Colloquium series continues with lecture on quantum theory
NEW PALTZ -- The School of Science and Engineering at the State University of New York at New Paltz will continue its 2003-2004 colloquium series at 4 p.m. on Thursday, Feb. 12, in the Coykendall Science Building, with a lecture titled "Quantum Theory Challenges Reality: the EPR Experiment."
David Clark, associate dean of the School of Science and Engineering and a distinguished professor of mathematics, will be this month's speaker. His lecture will focus on how quantum theory has served to accurately predict behavior at the atomic and subatomic levels. Clark will present a famous thought experiment which Albert Einstein, one of its founders, and two colleagues devised to exonerate their point of view. The talk will be directed to a broad audience of people interested in new developments in mathematics and science.
"This is a very exciting topic," said Clark, "which I view to be one of the most profound scientific discoveries of the 20th century. Yet, surprisingly, there seems to be little awareness of it outside of a limited circle of scientific specialists. In this lecture, I will present the entire argument in detail and discuss its consequences."
The School of Science and Engineering was established in 2001 to bring a mathematics and science focus to the SUNY New Paltz campus. It offers bachelor's and master's degree programs in chemistry, computer science, electrical and computer engineering, environmental science, geology, mathematics and physics.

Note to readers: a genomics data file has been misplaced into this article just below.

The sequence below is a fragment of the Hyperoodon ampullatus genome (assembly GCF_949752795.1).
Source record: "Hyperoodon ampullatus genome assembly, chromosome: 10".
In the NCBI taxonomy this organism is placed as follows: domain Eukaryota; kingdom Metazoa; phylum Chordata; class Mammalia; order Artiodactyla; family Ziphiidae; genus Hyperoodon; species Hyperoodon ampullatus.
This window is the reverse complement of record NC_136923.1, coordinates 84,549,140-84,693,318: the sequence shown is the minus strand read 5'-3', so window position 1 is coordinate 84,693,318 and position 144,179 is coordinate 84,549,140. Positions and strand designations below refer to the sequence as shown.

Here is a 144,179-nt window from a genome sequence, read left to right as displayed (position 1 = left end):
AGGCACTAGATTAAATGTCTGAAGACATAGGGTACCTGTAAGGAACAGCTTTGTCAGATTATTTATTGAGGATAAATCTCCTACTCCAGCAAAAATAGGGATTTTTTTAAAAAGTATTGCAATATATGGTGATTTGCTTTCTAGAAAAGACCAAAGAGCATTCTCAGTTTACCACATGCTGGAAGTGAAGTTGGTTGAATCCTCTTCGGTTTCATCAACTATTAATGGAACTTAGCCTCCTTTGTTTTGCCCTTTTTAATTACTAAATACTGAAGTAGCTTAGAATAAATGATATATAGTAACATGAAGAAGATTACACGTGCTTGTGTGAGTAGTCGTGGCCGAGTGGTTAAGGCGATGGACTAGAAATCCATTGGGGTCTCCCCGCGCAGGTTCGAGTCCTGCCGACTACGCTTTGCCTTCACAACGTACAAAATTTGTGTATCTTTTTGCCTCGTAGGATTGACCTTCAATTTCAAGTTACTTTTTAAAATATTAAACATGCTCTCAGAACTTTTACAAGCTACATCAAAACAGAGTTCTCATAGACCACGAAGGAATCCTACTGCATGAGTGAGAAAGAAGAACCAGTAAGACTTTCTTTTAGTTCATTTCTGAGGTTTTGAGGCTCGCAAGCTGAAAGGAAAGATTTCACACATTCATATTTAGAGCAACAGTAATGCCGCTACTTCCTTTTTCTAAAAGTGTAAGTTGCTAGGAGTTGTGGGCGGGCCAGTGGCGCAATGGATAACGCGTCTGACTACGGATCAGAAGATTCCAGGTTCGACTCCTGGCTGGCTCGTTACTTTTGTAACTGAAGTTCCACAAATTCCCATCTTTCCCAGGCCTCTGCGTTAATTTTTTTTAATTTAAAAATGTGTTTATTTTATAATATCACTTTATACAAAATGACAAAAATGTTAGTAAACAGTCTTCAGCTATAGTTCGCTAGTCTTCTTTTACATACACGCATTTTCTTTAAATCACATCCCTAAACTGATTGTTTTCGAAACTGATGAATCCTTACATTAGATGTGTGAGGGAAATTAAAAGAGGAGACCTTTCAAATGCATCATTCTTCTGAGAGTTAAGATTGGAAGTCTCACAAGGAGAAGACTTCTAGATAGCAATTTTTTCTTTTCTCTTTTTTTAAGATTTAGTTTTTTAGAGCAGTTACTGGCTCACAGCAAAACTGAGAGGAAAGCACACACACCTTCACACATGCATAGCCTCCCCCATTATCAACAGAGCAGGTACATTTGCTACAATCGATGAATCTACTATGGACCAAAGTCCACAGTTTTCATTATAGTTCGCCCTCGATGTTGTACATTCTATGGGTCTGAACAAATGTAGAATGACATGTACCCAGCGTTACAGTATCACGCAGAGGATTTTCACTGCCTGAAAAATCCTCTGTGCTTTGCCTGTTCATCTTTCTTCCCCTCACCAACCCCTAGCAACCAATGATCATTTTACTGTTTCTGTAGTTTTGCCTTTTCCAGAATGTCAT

The colloquia are free and open to the public. A reception will follow the lecture. For more information or directions, call (845) 257-3728 or visit the School of Science and Engineering on the Web at www.newpaltz.edu/sse.
Note to editors: A photograph of David Clark may be downloaded from the SUNY New Paltz Web site at www.newpaltz.edu/news/images/clark.html.
Located in the heart of a dynamic college town, 90 minutes from metropolitan New York City, the State University of New York at New Paltz is a highly selective college of about 8,000 undergraduate and graduate students.
One of the most well-regarded public colleges in the nation, New Paltz delivers an extraordinary number of majors in Business, Liberal Arts, Sciences, Engineering, Fine and Performing Arts and Education.
New Paltz embraces its culture as a community where talented and independent minded people from around the world create close personal links with real scholars and artists who love to teach.